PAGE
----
A longtime dentist and health leader says it's time Washington adds a new midlevel provider to extend care and clinic hours to the chronically underserved. In other news, a new report confirms that current marijuana enforcement is costly and disproportionately hurts communities of color. Business leaders in Clark County hail high-quality early learning as a smart investment with high returns. Finally, the Tri-City Herald endorses Referendum 74 to protect love and equality for all of Washington’s families.
But we dentists simply don’t have the capacity to deliver all the services that patients need. With dental therapists on our team, we could serve as the primary managers of oral disease, while the midlevel therapists would provide the most commonly needed services. As a practicing dentist in Western Washington for 30 years, I have had the honor and privilege of helping tens of thousands of patients maintain healthy mouths. My chairs are full of parents, children and working people from the moment we open until the moment we close. My staff and I work hard. But all too frequently, the problems we’re fixing could have been prevented if we had a more flexible, affordable oral-health-care system. This would benefit everyone, not only patients, but dentists too.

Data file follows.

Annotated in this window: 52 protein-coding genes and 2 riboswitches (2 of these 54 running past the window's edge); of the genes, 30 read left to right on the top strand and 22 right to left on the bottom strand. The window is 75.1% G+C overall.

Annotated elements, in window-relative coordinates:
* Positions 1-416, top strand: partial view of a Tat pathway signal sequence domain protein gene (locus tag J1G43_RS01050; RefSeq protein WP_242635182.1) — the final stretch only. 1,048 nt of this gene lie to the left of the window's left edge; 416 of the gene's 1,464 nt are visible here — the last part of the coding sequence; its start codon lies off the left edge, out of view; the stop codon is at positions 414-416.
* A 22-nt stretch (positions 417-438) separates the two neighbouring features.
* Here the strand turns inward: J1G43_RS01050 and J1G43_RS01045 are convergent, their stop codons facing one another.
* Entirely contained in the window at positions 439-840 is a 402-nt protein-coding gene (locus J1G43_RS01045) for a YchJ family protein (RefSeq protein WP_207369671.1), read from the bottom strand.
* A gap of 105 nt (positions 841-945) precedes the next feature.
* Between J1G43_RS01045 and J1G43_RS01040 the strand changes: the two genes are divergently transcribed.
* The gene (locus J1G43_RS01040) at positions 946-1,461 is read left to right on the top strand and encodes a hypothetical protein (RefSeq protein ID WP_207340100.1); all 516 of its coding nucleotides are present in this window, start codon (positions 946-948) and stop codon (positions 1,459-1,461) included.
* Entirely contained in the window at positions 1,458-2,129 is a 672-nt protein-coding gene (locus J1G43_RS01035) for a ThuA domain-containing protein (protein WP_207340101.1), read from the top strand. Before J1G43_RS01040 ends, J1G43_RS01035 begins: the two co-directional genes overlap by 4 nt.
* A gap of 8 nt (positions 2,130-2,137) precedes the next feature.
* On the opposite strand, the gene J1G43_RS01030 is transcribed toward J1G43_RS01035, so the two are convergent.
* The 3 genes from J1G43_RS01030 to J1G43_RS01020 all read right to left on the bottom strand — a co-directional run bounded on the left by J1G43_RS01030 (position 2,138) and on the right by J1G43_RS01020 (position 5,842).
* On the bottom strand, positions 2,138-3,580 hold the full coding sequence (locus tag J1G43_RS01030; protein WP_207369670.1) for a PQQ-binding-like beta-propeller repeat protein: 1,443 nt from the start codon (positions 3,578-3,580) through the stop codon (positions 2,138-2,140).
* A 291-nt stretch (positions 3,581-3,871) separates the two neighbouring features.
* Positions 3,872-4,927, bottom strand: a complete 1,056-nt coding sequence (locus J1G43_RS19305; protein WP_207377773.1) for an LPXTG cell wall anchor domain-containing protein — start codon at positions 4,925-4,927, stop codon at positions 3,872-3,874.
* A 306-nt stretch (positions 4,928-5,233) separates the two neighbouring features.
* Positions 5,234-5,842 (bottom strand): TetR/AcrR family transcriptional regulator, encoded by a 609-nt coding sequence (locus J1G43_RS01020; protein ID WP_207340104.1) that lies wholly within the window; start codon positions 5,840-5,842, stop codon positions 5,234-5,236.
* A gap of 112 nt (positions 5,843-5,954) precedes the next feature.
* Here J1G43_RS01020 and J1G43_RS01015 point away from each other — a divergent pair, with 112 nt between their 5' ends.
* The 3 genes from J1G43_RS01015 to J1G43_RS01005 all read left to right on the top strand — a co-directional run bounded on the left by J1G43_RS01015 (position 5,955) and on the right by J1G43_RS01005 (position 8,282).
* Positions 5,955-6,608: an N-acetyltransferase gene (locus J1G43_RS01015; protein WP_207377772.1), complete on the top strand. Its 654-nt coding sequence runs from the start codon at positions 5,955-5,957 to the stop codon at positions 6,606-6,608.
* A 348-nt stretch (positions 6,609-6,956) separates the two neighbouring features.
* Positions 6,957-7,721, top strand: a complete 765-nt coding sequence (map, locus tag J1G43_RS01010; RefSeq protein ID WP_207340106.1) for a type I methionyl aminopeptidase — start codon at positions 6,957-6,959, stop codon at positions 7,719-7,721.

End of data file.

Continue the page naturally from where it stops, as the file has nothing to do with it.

The report, by a New York-based group of academics, conservatively estimates those arrests cost $305,714,500 in police and court during the past 25 years, and $194,026,500 in the past 10 years, a figure that excludes the cost of defense and court fines. The report underscores a key argument for Initiative 502, a measure on the November ballot, which would decriminalize small amounts of marijuana. Report co-author Harry Levine, a sociology professor at City University of New York, said his group is not funded by any of the large institutional donors to I-502; none of the authors contributed I-502, according to campaign finance reports. But the timing is not coincidental, said Levine. “There is an intent to capture people’s attention about what is going on,” he said. The data also underscores earlier findings about racial disproportionality in drug arrests. Although white people report use of marijuana at slightly higher rates than African-Americans or Latinos; blacks were arrested for marijuana possession at more than twice the rate of whites, and Latinos were arrested at rates more than 50% higher than whites.
Current enforcement of marijuana laws disproportionately impacts communities of color in Washington state. Although white and black adult Washingtonians are equally likely to use marijuana, blacks are 3.2 times more likely to be arrested for possessing it. Legalizing small amounts of marijuana for personal use would greatly reduce this glaring disparity in our criminal justice system. The current system can also cause significant long-term damage to an individual’s economic potential. Being convicted of sale or possession of marijuana can deny a person access to assistance programs that encourage economic mobility and security, including student loans and public housing. They may also lose their job, driver’s license, or even custody of their children.
Building strong foundations from the start is smart business | Vancouver Business Journal | 10-12-2012